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Pharma spam dries up after Rustock takedown

Jack Walsh

Email messages hawking pharmaceutical products have precipitously declined since Microsoft and federal marshals staged a series of raids last week against a spam network known as Rustock.

That trend was apparent when the "honeypot" operated by ICSA Labs was checked by its Network IPS and Anti-Spam Program Manager Jack Walsh.

"Just searching on Viagra and Cialis during the first 22 days of March reveals that since the Rustock botnet takedown, spam with those products in the subject line is down almost exactly 75 percent," he told Government Security News. "So, we think it is fair to conclude that pharmaceutical spam has diminished following the Rustock botnet takedown."

Duplicate messages in the spam snare have also decreased. That, too, could be a result of the raids. Rustock had a tendency to send out lots of messages that were duplicates or near-duplicates, Walsh explained. More than half the messages in the honeypot were duplicates leading up to the March 18 raid. That dropped to 33 percent after it.

A similar finding was reported by cyber security software maker Sophos. "One week after the much publicized Rustock botnet command and control take down, and subsequent drop in spam volumes, SophosLabs can confirm Rustock has not come back from the dead," Brett Cove wrote at the company's Naked Security blog.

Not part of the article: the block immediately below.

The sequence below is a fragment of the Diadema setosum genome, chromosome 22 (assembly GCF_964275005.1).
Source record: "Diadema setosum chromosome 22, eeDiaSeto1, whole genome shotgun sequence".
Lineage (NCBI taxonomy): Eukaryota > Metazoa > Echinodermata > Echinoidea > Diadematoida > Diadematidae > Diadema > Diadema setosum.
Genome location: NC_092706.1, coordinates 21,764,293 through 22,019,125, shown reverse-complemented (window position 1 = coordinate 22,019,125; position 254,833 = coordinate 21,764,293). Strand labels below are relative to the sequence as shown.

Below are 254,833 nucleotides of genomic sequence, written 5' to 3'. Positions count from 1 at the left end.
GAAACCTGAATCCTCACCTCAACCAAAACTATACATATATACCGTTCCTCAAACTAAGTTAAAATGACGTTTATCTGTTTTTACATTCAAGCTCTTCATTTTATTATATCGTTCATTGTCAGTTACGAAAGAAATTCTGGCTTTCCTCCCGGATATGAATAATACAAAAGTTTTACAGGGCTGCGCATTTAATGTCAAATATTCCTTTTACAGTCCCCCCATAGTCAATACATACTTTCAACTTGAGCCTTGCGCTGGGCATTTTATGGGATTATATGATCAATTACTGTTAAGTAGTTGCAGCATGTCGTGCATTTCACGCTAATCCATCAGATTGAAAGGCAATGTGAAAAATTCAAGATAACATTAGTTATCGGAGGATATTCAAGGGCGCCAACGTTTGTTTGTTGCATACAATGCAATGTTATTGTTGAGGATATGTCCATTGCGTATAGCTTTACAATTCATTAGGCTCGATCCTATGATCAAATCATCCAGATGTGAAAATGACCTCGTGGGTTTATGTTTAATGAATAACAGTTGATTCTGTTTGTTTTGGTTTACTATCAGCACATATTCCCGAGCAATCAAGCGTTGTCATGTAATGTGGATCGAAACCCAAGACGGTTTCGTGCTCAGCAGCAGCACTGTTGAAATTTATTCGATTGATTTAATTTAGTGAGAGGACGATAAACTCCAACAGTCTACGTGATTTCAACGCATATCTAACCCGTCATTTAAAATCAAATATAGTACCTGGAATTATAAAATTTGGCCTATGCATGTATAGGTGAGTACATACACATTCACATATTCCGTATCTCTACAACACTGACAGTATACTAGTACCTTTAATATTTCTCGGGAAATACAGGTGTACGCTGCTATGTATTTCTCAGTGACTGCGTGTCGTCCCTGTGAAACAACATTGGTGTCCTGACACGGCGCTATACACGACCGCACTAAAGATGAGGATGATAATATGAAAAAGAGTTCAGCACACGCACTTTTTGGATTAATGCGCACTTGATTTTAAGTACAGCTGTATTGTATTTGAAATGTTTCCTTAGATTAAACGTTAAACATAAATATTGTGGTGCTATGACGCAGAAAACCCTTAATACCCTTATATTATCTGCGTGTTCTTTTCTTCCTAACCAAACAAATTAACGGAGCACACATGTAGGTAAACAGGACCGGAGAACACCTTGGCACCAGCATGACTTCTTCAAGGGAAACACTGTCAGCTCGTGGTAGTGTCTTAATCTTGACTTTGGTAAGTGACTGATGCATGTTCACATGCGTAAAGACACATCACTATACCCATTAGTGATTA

The takedown of the Rustock botnet was the result of months of investigation by Microsoft's Digital Crimes Unit (DCU), a successful pleading in a federal district court in Seattle and the seizure by U.S. Marshals of the network's command and control servers in Kansas City, Scranton, Denver, Dallas, Chicago, Seattle and Columbus.

It's estimated that Rustock had from 800,000 to one million captive computers under its control gushing billions of spam emails a day into the Internet.

While the hit on Rustock may have put a dent in current spam levels, that reprieve, if history is any indicator of the future, will be temporary. "We have seen in the past that as botnets go down, they come back to life," Walsh observed.


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